September 28, 2023
Running a system that is regularly cleaned impacts energy efficiency and savings. Additionally, it prolongs equipment life. Also, it can help control harmful pathogens like Legionella. It is important to have a clean system as it will prolong equipment life and improve energy efficiency. The value of protection against costly problems such as fouling and Legionella transmission will be discussed in this article.
Problems with Dirty Cooling Towers
In the summertime and other warm months, it is especially important to treat for bacteria. Summer is when the water gets hot and creates conditions for various strains of bacteria to thrive. During the winter months, bacteria go dormant, waiting for warmer weather and an oxygen and nutrient-rich environment. Once circulation resumes, the bacteria are in a perfect environment for incubation (plenty of oxygen, nutrients scrubbed from the air, and water temperatures ideal for growth).
Biofilm compounds these problems and is especially problematic in water cooling equipment that operates intermittently during the cooler months. The problems could be severe if the operation only occurs for a few hours a week. Equipment left filled with water and untreated will see corrosion attack on chiller end bells, tube sheets, and condenser water pipes that will lead to pitting, and ultimately, failure.
Also, scale builds up and eventually flakes off and collects in tower distribution pans as rust chips. These rust chips can cause cooling tower distribution pans to overflow resulting in reduced cycles of concentration, increased water usage, accelerated corrosion rates, and ultimately shorter equipment life. Biofilm also prevents corrosion inhibitors from reaching the base metal. There are risks of health hazards as well with Legionella. When the air is vaporized, Legionella can spread into the surrounding area around the cooling tower.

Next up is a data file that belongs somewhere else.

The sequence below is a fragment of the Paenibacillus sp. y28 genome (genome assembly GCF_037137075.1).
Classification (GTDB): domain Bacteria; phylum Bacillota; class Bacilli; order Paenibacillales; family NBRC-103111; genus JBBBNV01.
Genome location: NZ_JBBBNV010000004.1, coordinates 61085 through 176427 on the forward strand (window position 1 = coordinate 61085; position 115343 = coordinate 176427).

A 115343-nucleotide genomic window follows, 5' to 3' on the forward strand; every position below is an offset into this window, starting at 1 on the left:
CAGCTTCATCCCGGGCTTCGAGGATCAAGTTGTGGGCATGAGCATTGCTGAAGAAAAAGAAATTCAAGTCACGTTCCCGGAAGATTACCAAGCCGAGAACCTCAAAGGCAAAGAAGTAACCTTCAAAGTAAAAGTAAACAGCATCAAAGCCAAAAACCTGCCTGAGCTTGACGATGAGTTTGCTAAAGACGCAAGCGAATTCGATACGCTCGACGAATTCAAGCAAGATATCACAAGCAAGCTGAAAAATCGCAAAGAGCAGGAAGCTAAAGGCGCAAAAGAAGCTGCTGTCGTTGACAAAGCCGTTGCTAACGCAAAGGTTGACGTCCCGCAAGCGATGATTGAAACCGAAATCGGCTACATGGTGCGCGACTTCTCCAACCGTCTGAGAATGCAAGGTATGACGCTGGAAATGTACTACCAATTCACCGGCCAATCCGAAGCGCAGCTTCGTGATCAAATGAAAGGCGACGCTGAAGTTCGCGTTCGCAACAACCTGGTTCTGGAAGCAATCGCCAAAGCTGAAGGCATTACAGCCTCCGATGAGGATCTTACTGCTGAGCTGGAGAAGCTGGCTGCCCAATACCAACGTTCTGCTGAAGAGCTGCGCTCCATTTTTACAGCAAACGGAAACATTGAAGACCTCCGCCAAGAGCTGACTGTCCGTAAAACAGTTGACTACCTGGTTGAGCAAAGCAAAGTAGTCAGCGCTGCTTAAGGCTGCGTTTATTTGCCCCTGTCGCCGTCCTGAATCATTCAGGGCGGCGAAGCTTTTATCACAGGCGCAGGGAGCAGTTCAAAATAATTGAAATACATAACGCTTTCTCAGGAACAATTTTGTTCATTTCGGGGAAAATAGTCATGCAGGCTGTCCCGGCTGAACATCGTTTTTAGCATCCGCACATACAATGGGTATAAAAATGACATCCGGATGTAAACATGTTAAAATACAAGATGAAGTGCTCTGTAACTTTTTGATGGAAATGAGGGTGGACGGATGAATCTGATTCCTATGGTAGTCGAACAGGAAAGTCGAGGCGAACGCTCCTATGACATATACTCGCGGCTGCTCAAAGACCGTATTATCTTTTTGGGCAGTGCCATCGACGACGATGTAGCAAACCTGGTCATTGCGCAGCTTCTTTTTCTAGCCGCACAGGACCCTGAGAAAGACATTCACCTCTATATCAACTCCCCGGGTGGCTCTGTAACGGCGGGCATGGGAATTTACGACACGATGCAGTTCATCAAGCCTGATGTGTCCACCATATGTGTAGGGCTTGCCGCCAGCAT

If sunlight reaches a cooling tower, algae will likely grow. They also grow in similar conditions to bacteria where the water is warm and nutrient-rich. In small quantities, algae do not significantly impede heat transfer. However, it is not a problem that will go away on its own and it will continue to get worse if it is not treated. Thick mats of algae can promote under-deposit corrosion and harbor other damaging bacteria. Long strands of algae that break free can clog strainers or other fine orifices in your system. Algae die quickly once they break free of their hold in the sun and flow into the darkness of a piping system. Dead algae will then decompose and can provide nutrients for bacterial communities, but the main impact of algae is the clogging of intake screens and other strainers in the system.
Scale buildup greatly decreases heat transfer efficiency in a cooling tower. Also, it adds an insulated sediment layer to the heat exchange surfaces between the metal and the water. This occurs when water evaporates in the normal operation of cooling towers, minerals are left behind. Over time, these minerals build up to form scale. Geographic areas with hard water are particularly at risk. The type of scale can differ from calcium (carbonate/phosphate/sulfate) or silica. These different types of scaling can be difficult to remove as specialized procedures are necessary for each type.